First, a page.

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- GBP/JPY has formed bearish pattern close-up
- Longer-term it looks bullish
- Pair could fall to 142 and then start recovery
The Pound-to-Yen exchange rate is showing an apparent contradictory setup creating uncertainty as to where it will head next, but we believe we have decoded the charts and arrived at an understanding on where the pair is headed across multiple timeframes.
When viewed on higher time frames it looks bullish and when looked at close up it appears decidedly bearish - begging the question which way is it in fact going?
“Near-term outlook stays bearish in GBP/JPY with 145.99 resistance intact. On the downside, break of 144.02 will resume the fall from 149.48 and target 139.39/47 key support zone,” says an analysis from ActionForex.
At the same time, analysts are bullish on longer-timeframes. They also earmark the 139 key low as an important watershed level.
“In the bigger picture, as long as 139.29 cluster support (50% retracement of 122.36 to 156.59 at 139.47) holds, the uptrend from 122.36 (2016 low) would still extend beyond 156.69 high,” say ActionForex. “However, decisive break of 139.29/47 will suggest that such uptrend is completed and turn outlook bearish. In that case, the next target is 61.8% retracement at 135.43.”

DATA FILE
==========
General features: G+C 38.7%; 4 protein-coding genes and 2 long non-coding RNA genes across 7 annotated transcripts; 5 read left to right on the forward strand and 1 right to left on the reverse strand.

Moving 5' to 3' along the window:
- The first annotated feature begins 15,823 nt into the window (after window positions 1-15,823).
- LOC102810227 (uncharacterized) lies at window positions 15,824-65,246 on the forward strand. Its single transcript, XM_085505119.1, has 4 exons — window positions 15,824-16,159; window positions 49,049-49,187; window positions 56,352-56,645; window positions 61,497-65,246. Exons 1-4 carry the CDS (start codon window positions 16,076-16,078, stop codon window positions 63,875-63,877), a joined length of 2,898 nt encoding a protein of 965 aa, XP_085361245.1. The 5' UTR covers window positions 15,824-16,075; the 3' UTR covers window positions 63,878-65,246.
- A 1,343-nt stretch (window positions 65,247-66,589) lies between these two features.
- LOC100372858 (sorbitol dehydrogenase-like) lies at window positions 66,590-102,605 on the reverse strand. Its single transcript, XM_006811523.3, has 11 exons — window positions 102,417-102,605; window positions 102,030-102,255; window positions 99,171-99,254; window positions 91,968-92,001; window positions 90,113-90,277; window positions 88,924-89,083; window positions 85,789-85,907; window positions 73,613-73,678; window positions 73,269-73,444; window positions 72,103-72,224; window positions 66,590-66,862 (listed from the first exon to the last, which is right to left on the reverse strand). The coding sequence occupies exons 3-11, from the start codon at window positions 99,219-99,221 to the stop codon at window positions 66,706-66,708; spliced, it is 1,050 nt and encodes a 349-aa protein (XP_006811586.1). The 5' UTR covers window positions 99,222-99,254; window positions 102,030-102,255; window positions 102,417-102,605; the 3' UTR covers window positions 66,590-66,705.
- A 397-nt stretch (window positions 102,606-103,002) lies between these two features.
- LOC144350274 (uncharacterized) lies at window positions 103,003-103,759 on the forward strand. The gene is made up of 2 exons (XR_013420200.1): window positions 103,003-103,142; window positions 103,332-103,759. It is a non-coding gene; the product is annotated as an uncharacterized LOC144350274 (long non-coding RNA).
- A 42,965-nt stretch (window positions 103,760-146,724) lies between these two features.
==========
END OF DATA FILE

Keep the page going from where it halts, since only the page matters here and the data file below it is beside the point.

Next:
Actionforex’s mixed outlook actually mirrors our own.
We see a possible bearish flag pattern forming when viewed close up, with downside connotations to a target at circa 142.
Pan out a bit, however, and it’s a different story. The pair has formed a descending wedge pattern after the previous rally peaked at the 156.60 January highs. Descending wedges are expected to break bullishly higher once they conclude.
The pair has already attempted several false breakouts but has failed after each attempt.
Also looked at from afar, the pair appears to have formed what looks very much like an inverse head and shoulders since May. This too is a bullish indicator.
How to resolve this contradiction?
One solution to the contradictory paradox might be to expect downside in the short-term followed by upside in the longer-term.
This technical resolution actually synchronises quite nicely with the current consensus expectation with regards to the evolution of Brexit and the outlook for Sterling.
Most analysts expect increased volatility for the Pound in the short-term as Theresa May’s deal probably fails to win the approval of Parliament, but eventually, the consensus expectation is still that some sort of a ‘benign’ Brexit will be achieved and the Pound will rally in the end.
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